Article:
The puppy is attempting to obtain some sort of hierarchy with the child.  Children are an "unknown quantity" to most dogs.  Your puppy is essentially treating your child as it would a litter mate.  The urination may be, as I said before, a byproduct of inadequate opportunity outdoors coupled with fear/anxiety, or it might even be submissive urination.  NO child of any age should be left alone with any dog, not even a neonate (which is what a 12 week old puppy is).  Put the puppy on house tab.  Supervise all interactions between the child and the puppy.  That child is absolutely far too young to know, understand or learn (process) how to co-exist with a dog.  If the problem persists, find a certified applied animal behaviorist.  I doubt you'll need one but, just in case:

Having a two year old toddler is sufficiently challenging without adding a puppy to the mix.  This puppy requires heavy socialization (every single day), a proper puppy class, positive reinforcement training, and calm/patient direction.  So does the toddler.  You have your hands full.

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Jill Connor, Ph.D.


I have spent my entire professional life rehabilitating the behavior of the domestic dog and I can answer any question regarding any behavior problem in any breed dog. I have answered more than 5,000 QUESTIONS on this site in the past (almost) eight years. If you are a caring, committed owner and need advice, I'm here for you. I am personally acquainted with my colleagues (Turid Rugaas, Ian Dunbar, etc.) who were members of an elite group in EGroups that I founded: K9Shrinks. THERE ARE NO QUICK FIXES for serious behavioral issues; not only is it unprofessional to offer same, it is also unethical. IF I ASK YOU SUBSEQUENT QUESTIONS, I NEED YOU TO INTERACT WITH ME. More information equals more credible answers and a more successful outcome. If you want ANSWERS THAT WORK, participate in any way I request. I'm quite committed to working on this site for YOUR benefit and the benefit of YOUR DOG. Help me in any way you can.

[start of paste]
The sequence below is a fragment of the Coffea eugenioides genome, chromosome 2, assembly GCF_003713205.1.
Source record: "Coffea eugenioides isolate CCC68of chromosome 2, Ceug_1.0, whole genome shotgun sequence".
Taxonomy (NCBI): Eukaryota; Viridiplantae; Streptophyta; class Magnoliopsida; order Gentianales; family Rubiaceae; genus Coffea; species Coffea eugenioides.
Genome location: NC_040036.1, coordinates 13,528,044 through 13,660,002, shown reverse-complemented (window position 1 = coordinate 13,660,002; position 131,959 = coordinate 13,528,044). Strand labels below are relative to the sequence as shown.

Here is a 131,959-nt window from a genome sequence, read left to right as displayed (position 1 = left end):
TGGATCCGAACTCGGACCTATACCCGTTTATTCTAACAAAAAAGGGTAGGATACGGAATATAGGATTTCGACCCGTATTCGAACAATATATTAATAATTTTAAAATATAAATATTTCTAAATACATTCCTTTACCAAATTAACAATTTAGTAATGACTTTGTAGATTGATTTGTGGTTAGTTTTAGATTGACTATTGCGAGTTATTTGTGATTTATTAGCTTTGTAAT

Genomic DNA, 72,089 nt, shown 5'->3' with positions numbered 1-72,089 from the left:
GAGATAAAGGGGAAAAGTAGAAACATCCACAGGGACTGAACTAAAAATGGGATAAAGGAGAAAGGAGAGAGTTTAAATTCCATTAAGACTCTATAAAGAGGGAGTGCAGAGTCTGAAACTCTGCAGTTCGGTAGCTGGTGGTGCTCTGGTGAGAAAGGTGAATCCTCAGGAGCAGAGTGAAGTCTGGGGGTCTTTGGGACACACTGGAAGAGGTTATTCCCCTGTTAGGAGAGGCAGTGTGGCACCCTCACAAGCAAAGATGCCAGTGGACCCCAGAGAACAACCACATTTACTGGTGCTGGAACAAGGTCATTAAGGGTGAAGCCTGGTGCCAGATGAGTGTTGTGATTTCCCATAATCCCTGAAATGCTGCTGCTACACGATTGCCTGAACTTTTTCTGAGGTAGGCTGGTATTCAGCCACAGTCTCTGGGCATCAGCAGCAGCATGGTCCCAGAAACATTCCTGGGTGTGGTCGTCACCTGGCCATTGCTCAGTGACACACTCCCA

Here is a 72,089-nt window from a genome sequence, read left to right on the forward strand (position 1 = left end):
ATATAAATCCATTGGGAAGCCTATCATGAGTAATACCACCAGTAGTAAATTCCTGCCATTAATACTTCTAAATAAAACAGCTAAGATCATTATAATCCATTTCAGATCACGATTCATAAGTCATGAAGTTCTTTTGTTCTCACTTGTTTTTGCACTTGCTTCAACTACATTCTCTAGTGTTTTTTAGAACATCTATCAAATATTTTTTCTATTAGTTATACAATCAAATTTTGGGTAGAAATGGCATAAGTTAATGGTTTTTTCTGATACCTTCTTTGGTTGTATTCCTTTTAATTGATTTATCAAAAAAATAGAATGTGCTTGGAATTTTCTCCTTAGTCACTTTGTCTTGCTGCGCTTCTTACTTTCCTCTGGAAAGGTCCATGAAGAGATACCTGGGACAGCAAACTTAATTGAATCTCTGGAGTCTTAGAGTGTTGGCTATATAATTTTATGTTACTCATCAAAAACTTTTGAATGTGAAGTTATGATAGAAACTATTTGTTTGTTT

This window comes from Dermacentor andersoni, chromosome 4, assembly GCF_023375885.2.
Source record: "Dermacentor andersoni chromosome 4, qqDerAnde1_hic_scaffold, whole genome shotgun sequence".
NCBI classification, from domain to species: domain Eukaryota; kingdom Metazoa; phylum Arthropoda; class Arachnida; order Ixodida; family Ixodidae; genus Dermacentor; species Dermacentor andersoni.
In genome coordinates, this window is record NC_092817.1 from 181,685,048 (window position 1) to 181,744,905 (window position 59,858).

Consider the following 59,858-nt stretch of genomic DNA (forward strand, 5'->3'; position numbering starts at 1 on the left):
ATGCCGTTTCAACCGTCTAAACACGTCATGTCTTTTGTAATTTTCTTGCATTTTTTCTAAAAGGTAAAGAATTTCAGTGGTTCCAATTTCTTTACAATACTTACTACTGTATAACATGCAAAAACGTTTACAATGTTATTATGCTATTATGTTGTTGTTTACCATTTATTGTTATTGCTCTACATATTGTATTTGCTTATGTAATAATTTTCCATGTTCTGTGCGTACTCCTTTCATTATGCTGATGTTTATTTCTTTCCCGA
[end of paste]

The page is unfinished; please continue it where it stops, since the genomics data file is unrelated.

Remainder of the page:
30 years of solving serious behavior problems in domestic dogs; expert in dog to human aggression; Internet columnist for for 5 years; former radio talk show host, WHPC.FM, Garden City, NY "Bite Back" (1995 through 2000). List owner, international animal behavior experts, Seminar leader: "Operant Conditioning and Learning"; "Aggression in The Domestic Dog"; "Solving Problem Behaviors" -- conducted for various training facilities on Long Island from 1993 through 2000. Former clinical director of "Behavioral Abnormalities" in conjunction with Mark Beckerman, DVM, Hempstead, New York.

Member, APDT (UK); Psychologists in Ethical Treatment with Animals

Harcourt Brace Learning Direct: "The Business of Dog Training" "The Fail Safe Dog: Brain Training, not Pain Training"

Ph.D., UC Berkeley

Past/Present Clients
Board of Directors: Northeast Dog Rescue Connection; The Dog Project; Sav-A-Dog Foundation; etc. Pro Bono counselor: Little Shelter Humane Society My practice is presently limited to forensics. I diagnose cause of dog bite, based upon testimony before the Court, for attorneys and insurance companies litigating dog bites, including fatal injuries. I also do pro bono work for bona fide rescue organizations, humane societies, et al, regarding such analysis in an effort to obtain release for dogs being held for death in municipal shelters in the US.